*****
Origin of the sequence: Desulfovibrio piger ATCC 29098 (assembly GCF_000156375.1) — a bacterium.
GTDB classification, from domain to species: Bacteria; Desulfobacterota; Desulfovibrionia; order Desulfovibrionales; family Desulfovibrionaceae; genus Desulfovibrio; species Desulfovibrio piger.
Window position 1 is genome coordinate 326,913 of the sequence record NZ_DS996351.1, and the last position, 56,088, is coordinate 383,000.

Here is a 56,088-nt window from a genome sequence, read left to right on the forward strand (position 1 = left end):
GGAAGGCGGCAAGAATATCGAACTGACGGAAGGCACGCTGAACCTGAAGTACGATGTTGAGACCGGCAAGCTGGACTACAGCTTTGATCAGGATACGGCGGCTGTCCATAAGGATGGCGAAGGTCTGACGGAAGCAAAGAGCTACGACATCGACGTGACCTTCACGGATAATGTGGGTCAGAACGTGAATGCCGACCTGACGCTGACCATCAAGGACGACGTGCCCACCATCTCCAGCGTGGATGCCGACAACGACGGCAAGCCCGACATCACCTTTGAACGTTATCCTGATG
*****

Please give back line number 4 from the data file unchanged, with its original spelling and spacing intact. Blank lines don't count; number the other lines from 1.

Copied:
Here is a 56,088-nt window from a genome sequence, read left to right on the forward strand (position 1 = left end):